2021 - Online - In the cloud

PAGE 2021: Methodology - Other topics
Niklas Korsbo

Latexify.jl - An ecosystem for automatically transcribing Pumas and Julia objects into renderable equations.

Niklas Korsbo


Objectives: The Julia programming language can represent, modify and execute its own code. This ability is powerful when defining domain-specific languages for model specification and many packages utilise this to great effect. Another benefit is that Julia retains and presents a wealth of information about its defined objects. Here, we demonstrate how we have utilised this to enable automatic and extensible conversion of computational models and other Julia objects into typeset and renderable equations.  

Methods: Julia parses its code into expression trees that keep track of what operations need to be applied to what arguments and in what order. By providing instructions for how every such operation should be represented in a natural equation form, Latexify.jl can automatically and accurately determine how different objects could be represented in standard mathematical notation. Latexify.jl comes with an extensive set of default conversion recipes that enable the typesetting and rendering of Expressions, Strings, Symbols, Numbers and more. Apart from this, Latexify.jl comes with a recipe system that allows external packages and users to add support for their own types.  

Results:  Latexify.jl provides an extensible way of converting Julia objects into typeset equations that can be rendered in place or copied into reports. This has enabled automatic transcription and rendering of not only small expressions but of entire computational models defined using a range of different modelling packages.  For example, the full mathematical representation of even large QSP models defined in Pumas.jl, Catalyst.jl, or ModelingToolkit.jl [1, 2] can be extracted, processed and rendered in the blink of an eye.  Even though the user might specify Pumas.jl or Catalyst.jl models using a chemical arrow notation, these packages must lower the model into expressions that make sense to the computer. Since Latexify.jl is able to interpret model definitions along several different stages of lowering, it can easily toggle between outputting such a model in its original chemical arrow notation or in the differential equation notation that the model lowers into.  The most obvious benefits of Latexify.jl is that it saves time when writing reports and it minimises the risk of transcription errors. More than that though, it facilitates fully automated report generation (already available in Pumas.jl), it enables inspection of the mathematics that various modelling syntaxes lower into, and it provides an immediate visual check of models during their definition and revision.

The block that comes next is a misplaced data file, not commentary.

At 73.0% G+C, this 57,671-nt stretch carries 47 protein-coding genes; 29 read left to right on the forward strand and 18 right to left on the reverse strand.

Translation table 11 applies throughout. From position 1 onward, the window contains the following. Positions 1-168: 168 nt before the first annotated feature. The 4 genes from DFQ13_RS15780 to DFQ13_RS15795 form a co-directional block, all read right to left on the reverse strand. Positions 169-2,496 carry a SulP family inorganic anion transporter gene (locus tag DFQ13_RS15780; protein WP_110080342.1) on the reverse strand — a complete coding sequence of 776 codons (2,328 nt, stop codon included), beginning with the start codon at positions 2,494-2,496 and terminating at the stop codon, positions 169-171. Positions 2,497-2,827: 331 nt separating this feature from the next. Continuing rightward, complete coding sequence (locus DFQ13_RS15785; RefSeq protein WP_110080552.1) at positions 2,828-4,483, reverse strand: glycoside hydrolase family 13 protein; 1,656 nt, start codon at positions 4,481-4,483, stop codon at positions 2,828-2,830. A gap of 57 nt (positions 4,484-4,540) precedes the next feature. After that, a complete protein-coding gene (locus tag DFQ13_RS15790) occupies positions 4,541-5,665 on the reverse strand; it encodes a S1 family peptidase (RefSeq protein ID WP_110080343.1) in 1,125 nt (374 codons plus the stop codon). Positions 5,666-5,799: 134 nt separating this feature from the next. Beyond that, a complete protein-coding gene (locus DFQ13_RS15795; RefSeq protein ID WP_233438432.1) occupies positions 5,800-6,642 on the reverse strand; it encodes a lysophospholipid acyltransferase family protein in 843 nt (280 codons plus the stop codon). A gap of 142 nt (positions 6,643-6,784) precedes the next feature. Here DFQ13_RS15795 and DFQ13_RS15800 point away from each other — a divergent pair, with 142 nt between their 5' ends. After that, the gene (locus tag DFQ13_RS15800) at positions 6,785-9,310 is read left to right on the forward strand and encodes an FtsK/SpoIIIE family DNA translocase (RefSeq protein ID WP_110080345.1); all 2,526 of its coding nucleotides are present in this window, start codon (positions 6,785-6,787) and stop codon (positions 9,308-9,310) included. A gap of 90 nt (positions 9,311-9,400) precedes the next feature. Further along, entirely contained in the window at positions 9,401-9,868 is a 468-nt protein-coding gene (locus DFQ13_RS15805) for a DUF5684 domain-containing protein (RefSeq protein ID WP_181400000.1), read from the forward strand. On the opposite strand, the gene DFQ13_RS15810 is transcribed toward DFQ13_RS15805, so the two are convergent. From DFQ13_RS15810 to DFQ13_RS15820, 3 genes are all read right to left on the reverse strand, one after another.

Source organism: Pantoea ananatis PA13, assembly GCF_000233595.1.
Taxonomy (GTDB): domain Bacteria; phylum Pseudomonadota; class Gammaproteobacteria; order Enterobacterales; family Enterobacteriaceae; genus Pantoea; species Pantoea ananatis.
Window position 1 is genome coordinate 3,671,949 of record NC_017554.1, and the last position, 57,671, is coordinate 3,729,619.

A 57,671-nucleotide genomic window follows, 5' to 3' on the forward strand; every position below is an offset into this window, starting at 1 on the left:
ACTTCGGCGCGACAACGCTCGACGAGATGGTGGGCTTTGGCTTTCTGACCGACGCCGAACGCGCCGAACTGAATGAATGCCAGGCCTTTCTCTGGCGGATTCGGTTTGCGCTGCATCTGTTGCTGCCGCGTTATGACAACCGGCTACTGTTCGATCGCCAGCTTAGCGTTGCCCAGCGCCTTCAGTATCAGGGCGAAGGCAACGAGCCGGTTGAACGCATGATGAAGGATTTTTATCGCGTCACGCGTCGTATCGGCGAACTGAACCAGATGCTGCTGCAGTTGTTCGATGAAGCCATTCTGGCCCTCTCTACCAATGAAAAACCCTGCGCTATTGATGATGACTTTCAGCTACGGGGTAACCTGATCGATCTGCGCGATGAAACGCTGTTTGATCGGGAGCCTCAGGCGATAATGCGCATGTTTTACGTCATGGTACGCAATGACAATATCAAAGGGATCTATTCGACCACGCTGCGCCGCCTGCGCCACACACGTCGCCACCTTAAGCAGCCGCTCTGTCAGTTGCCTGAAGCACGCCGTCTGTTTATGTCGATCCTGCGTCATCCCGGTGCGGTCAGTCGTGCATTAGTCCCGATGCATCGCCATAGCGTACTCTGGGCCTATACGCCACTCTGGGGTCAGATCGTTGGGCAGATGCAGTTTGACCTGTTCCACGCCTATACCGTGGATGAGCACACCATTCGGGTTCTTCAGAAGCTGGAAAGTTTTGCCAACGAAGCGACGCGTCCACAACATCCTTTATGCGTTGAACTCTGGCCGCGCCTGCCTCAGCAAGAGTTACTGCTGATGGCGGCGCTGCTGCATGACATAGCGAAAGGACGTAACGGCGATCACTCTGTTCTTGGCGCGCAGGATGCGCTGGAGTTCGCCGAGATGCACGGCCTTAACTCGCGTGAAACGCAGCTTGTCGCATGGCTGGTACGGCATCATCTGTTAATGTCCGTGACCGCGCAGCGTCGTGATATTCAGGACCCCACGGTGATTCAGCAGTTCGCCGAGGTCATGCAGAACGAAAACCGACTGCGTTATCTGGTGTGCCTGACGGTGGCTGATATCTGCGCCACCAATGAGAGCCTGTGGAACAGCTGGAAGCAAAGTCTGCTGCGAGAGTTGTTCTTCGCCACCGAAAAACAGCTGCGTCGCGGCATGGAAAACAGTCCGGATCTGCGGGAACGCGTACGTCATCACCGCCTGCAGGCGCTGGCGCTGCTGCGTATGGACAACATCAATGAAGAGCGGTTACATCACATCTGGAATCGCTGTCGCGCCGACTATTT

Conclusions: Latexify.jl extracts equations from Julia objects such as full computational models and it presents them to the user in a typeset way for inclusion into reports or for immediate visualisation and inspection. 

[1] Ma, Y; Gowda, S; Anantharaman, R; Laughman, C; Shah, V & Rackaukas, C. 2021, ModelingToolkit: A Composable Graph Transformation System For Equation-Based Modeling
[2] Qing, N & Rackaukas, C, 2017, DifferentialEquations.jl – A Performant and Feature-Rich Ecosystem for Solving Differential Equations in Julia

Reference: PAGE 29 (2021) Abstr 9771 [www.page-meeting.org/?abstract=9771]
Poster: Methodology - Other topics
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